A study of rate coordination algorithm in serial chain redundant manipulators
ABSTRACT Presents a general algorithm which results in an efficient
solution for the rate coordination problem in redundant manipulators. An
alternative formulation of minimum norm solution is first introduced
based on a geometric interpretation that vectors orthogonal to
constraint space should pass through the origin of the solution space.
It is shown that for any spacial manipulator with 1 or 2 degrees of
redundancy, the minimum norm rate solution can be derived analytically.
The properties of orthogonal vectors are then utilized in formulating
the general solution to incorporate any performance criterion. The
method offers an equivalent but much more efficient alternative to using
the pseudoinverse in redundancy resolution and, in fact, is applicable
to any underdetermined linear system. Analytical as well as numerical
examples are presented to demonstrate the effectiveness of the method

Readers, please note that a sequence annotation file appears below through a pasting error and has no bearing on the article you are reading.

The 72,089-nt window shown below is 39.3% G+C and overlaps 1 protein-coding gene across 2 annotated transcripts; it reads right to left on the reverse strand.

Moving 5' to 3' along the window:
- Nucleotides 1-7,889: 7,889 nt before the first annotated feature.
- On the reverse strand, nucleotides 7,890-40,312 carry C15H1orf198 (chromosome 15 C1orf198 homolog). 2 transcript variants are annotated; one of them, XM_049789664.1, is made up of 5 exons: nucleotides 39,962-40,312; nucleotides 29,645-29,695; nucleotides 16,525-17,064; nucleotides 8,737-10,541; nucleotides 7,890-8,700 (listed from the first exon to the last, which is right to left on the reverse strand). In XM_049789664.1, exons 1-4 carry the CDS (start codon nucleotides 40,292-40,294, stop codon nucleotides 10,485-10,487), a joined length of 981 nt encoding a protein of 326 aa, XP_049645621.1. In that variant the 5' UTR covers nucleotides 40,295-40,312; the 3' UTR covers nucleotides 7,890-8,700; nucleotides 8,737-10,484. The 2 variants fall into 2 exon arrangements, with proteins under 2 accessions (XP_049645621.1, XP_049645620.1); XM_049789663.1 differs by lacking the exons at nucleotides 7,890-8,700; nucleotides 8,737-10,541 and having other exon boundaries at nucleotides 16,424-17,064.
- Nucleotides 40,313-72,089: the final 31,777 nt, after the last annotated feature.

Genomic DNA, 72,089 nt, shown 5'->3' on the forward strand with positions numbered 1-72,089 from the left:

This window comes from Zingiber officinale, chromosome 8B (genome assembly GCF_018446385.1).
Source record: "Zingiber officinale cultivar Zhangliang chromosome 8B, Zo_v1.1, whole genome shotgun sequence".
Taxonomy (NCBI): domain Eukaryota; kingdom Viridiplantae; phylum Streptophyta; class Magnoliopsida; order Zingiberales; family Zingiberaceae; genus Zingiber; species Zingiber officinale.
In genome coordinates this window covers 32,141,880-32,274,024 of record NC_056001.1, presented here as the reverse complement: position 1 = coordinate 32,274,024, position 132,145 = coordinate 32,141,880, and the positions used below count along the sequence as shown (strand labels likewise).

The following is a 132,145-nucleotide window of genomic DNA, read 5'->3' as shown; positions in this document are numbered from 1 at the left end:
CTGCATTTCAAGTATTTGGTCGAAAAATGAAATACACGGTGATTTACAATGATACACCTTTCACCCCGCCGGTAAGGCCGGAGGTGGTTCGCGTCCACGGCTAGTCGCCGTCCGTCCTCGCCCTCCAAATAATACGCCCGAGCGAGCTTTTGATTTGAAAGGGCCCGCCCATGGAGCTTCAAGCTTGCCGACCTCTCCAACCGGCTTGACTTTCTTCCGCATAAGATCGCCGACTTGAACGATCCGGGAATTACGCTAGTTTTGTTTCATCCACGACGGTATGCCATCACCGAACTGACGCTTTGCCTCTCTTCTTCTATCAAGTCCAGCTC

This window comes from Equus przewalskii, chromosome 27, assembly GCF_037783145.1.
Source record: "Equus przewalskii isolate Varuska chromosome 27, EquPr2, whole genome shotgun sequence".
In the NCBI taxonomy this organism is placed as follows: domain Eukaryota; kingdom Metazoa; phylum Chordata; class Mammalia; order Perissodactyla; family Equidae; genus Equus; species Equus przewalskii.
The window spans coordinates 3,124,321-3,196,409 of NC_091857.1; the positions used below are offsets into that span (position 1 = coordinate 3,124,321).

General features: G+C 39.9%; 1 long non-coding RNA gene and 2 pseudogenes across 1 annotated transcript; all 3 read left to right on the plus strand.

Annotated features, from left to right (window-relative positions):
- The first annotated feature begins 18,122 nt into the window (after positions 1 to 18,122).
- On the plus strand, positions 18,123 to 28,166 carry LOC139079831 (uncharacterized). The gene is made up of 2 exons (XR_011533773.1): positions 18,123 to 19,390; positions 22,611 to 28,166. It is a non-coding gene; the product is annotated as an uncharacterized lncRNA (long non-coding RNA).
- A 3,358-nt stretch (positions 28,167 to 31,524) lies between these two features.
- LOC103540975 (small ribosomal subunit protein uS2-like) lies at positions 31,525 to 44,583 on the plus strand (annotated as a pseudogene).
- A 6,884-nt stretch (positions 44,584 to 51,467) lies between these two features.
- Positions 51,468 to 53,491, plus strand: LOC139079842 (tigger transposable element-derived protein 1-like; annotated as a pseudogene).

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ABSTRACT: The redundancy resolution problem for kinematically redundant serial chain manipulators is addressed. In this article we present a generalization of the geometry-based rate allocation algorithm, developed initially for only a minimum norm solution, to obtain the optimal joint rate solution for any specified objective function, with or without weightage. This generalization is made possible through a physial interpretation of the common pseudoinverse-based gradient solution scheme, and by developing a modified formulation for the objective function as a minimum criterion not with respect to the origin of the joint rate space, but with respect to another point in the joint rate space represented by the gradient of the specified objective. Application examples of the algorithm including procedures of solution are demonstrated using 7R manipulators with two generic types of geometry. Moreover, a closed form optimal solution for the class of 7R anthropomorphic arms is also given. © 1995 John Wiley & Sons, Inc.Journal of Robotic Systems 04/1995; 12(4):275 - 285. DOI:10.1002/rob.4620120406 · 2.25 Impact Factor